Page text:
Inter-Research > AME > v22 > n1 > p93-101  
Aquatic Microbial Ecology

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AME 22:93-101 (2000)  -  doi:10.3354/ame022093

Fate of bacteria transiting the gut of the deposit feeder Abarenicola pacifica: influence of temperature and sediment food concentration

Sabrina N. Hymel1,*, Craig J. Plante2,**

1Graduate Program in Marine Biology, and
2Department of Biology, Grice Marine Laboratory, University of Charleston, 205 Fort Johnson Road, Charleston, South Carolina 29412, USA
*Present address: Department of Biological Sciences, Louisiana State University, Baton Rouge, Louisiana 70803, USA **Corresponding author. E-mail:

ABSTRACT: Deposit-feeding macrofauna can substantially impact sedimentary bacteria, both by bioturbative activities and removal during gut passage. Laboratory feeding experiments were conducted with the deposit feeder Abarenicola pacifica (Polychaeta: Arenicolidae; Healy and Wells) to test for separate and interactive effects of sediment food concentration and temperature on bacterial gut passage. Food concentration was varied via dilution of ambient sediments and measured as: (1) enzyme hydrolyzable amino acids (EHAA), (2) chlorophyll a (chl a), and (3) bacterial abundance. Gut bacteria were quantified via direct counts of sediments from 3 morphologically distinct gut regions (foregut [FG], midgut [MG], hindgut [HG]), and compared with ambient sediments (SD). Changes in bacterial abundance among these Œlocations¹ were converted to percentage data (selection, digestion and growth). Generally, FG bacterial abundances were significantly greater than SD abundances, suggesting selection for bacteria-rich fractions of sediment. The magnitude of selection was significantly greater in sediments with low food concentrations. Significant digestion occurred in the MG, although efficiencies were lower than previously reported for similar deposit feeders. Contrary to earlier findings with other arenicolids, bacterial growth in the HG was slight, and significant only at high food concentrations. Temperature did not significantly affect removal of bacteria in the gut. Feeding rates (i.e., egestion rates) co-varied with selection, and temperature-specific patterns were observed. Our results agree with earlier studies in that the bacteria-rich fractions of sediments may be preferentially selected by deposit feeders, particularly under conditions of low food concentration. This has important implications for sediment bacteria, especially when removal efficiencies remain constant, and HG growth is low. Additionally, we expect that increased feeding rates, digestive efficiencies and HG growth under high food conditions will lead to greater qualitative impacts on sedimentary bacteria.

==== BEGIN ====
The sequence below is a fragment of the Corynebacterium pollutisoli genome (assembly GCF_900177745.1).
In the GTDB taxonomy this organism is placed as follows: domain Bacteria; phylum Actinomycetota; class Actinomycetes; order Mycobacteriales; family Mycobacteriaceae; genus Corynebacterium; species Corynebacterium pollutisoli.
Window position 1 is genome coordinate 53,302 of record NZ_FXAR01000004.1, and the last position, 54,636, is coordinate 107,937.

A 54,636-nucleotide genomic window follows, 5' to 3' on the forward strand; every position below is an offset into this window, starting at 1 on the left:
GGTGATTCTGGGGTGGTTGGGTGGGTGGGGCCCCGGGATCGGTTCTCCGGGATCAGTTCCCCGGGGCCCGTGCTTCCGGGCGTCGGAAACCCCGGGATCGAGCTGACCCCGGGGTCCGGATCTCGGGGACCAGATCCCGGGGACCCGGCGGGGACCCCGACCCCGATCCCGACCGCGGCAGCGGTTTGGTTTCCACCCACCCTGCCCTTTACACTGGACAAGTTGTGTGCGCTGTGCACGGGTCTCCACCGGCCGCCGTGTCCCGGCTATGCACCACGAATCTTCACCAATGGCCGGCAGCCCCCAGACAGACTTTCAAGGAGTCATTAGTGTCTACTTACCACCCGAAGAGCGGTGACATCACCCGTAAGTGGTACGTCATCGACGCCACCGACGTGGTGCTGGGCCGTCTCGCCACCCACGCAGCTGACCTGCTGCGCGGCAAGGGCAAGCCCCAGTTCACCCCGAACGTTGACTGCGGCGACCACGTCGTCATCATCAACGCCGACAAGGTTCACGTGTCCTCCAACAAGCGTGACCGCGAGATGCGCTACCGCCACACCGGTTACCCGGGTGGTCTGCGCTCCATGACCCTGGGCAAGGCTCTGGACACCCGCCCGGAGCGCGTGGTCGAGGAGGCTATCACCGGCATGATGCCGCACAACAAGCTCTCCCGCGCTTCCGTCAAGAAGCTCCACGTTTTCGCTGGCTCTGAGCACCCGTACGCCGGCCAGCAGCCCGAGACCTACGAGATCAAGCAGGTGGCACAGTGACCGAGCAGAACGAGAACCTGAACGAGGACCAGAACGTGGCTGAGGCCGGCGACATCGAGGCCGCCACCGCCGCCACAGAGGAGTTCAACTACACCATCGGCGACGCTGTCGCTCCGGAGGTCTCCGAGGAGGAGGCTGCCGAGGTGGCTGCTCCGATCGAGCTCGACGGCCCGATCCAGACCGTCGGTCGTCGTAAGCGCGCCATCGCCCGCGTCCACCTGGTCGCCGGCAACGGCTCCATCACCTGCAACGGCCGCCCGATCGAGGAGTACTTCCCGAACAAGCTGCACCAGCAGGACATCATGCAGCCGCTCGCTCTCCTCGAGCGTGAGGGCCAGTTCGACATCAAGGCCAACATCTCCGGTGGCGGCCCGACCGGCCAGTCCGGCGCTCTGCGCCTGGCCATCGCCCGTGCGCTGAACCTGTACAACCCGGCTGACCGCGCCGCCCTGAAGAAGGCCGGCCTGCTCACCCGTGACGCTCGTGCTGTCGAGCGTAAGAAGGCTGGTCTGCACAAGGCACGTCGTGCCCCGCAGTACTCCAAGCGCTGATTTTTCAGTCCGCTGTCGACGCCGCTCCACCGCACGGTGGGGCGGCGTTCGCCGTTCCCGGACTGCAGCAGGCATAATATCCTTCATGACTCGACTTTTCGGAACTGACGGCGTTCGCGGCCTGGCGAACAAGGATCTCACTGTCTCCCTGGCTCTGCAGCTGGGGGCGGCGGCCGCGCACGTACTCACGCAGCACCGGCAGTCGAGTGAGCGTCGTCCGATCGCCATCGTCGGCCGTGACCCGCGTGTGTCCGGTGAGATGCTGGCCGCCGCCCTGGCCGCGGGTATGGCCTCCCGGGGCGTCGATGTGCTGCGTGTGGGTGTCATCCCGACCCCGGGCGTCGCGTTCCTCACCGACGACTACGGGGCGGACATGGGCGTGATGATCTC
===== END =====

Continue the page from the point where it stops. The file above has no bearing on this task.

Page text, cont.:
KEY WORDS: Sediment · Bacteria · Deposit feeder · Gut passage · Abarenicola pacifica

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